For the credit card dispute, I had gone to a Yankees game at Yankee stadium. They had, if you applied for Yankees Visa, you’d get a free blanket. I signed up for the Yankees Visa. Shortly thereafter, I started receiving Sports Illustrated. I didn’t know why but figured it’s free since I didn’t ask for it. About ten months later, I looked at my credit card statement and saw that it was on there from ten months ago. I didn’t put two and two together and think that it could have been from the Yankee Visa application, because who would think of that. I called Sports Illustrated to find out why I was being billed for it and they explained it came with the Yankee Visa, six months free and then you’re automatically subscribed to it after that. I told them I never wanted it and they took the whole thing off the bill.

Cruiser's avatar

I refer to it as ‘out of sight out of mind’. This entails putting away money into an investment vehicle like a 401K, IRA or if you are still a youngin, a Roth IRA. If those funds are then locked away out of sight and easy access, you are golden. Whatever amount monthly you can sock away and adjust your lifestyle accordingly you will be well on your way to decent nest egg.

To do this meant lowering your ‘wants’ expectations which for me meant nothing lavish, shopping at Goodwill, buying generic everything, basic cable, coupon clipping, staycasions, hand made gifts and cards and so on. There are so many ways to live within your means and create savings in the bank…it only requires a healthy slug of discipline.

Love_my_doggie's avatar

Every day, I try to avoid doing something that costs about $10 and, instead, put the $10 in a jar on my bedroom dresser. I might pass on a bottle of wine that I’d like to serve with a nice dinner, rent a $2 cable TV movie rather than buy a $12 theatre ticket, or simply walk away from any unnecessary purchase (not needed, just wanted).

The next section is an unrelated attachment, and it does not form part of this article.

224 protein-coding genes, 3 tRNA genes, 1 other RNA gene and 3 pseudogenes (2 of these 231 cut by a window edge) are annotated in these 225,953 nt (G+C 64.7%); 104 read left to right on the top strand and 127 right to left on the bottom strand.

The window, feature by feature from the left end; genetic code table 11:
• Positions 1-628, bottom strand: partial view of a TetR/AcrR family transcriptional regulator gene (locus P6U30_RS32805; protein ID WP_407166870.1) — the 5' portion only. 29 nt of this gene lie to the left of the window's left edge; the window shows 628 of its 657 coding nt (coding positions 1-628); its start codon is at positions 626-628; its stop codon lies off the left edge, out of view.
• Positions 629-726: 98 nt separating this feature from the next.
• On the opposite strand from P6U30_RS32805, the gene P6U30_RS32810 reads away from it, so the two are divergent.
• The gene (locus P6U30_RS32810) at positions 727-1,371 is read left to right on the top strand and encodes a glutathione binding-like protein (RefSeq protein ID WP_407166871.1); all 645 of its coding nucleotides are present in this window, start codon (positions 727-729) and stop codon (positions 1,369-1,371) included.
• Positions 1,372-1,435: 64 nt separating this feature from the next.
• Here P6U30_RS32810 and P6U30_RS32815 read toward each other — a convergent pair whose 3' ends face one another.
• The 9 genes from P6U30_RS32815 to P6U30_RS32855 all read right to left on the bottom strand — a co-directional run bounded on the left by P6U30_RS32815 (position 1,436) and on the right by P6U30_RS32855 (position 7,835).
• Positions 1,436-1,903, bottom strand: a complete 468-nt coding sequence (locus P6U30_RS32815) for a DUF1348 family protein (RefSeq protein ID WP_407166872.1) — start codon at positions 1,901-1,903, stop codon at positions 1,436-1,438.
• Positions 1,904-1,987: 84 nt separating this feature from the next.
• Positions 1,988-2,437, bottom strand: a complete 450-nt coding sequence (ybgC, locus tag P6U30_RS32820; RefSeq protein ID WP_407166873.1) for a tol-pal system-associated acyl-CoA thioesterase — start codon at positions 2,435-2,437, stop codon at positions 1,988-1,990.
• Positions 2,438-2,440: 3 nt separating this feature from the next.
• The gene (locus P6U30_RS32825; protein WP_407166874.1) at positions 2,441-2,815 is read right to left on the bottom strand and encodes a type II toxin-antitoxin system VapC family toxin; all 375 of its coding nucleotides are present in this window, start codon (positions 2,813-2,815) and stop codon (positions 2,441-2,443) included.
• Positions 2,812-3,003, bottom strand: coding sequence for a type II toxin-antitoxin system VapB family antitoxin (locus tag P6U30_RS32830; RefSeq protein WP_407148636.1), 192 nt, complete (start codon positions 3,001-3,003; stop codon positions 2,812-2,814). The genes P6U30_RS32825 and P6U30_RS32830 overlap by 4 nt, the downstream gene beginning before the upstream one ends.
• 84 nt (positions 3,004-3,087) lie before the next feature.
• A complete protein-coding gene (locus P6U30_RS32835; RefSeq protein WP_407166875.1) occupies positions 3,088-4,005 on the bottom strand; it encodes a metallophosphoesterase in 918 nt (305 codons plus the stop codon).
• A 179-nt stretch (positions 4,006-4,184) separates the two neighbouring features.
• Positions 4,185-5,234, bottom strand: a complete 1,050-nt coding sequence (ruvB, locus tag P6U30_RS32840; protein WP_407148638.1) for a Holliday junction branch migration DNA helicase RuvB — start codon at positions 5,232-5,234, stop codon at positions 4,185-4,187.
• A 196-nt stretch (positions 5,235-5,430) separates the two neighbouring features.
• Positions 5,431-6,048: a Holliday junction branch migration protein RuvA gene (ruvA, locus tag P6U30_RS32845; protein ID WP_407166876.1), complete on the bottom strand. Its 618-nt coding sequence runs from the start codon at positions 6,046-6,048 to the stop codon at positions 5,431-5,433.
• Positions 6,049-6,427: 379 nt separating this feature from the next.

At the end of a month, there’s $300 in the jar. Sometimes, I put the money into a savings account. If we have an unusual and unavoidable expense, such as a car repair or medical bill, I might use the money for that and not tap our other resources.

Jeruba's avatar

@Coloma “I make this baked dish of chopped potatoes and cabbage with caramelized onions, to die for and is a meal in itself.”

Recipe, please! Is this colcannon?

Coloma's avatar

@Jeruba, no, I just cut up cabbage wedges, chunked potatoes and layer thin sliced onions on. I then drizzle with olive oil, sea salt and white pepper, with a sprinkle of italian seasonings and garlic season all. Cover and bake at 400 for about 55 minutes, or until cabbage wedges and potatoes are soft, then, uncover the last 20 minutes or so to get a nice browning on the veggies. I usually serve it with baked chicken but it’s great all by itself.

Jeruba's avatar

Thank you! I have to try this. How many potatoes? Are we talking a 3-quart casserole?

Coloma's avatar

@Jeruba Mmmm…I use a glass, rectangular, baking dish, probably 9×13, maybe a little bigger.
I arrange the cabbage wedges randomly and then put the chunked potatoes, cut about ½ inch thick or so, in between the cabbage wedges and around the outside of the dish then layer on a thin sliced large onion.
Maybe 2–3 large russets or potatoes of your choice, white, pink or the baby varieties halved. I leave the skins on too but you can peel them 1st if you so desire.

You can also put everything in a plastic shopping bag and shake up to coat with the olive oil, 3–4 tablespoons maybe, then turn out into baking dish for seasoning. I like this method as it coats all the veggies evenly. Just sort of turn the bag and massage, if you shake it vigorously the cabbage wedges will fall apart. haha
The garlic seasoning is optional but I like a little dash for extra flavor.

The white pepper is especially good IMO.

Coloma's avatar

^^^ Cover or tent with tin foil to keep the steam in the first half or ⅔rds of the baking time.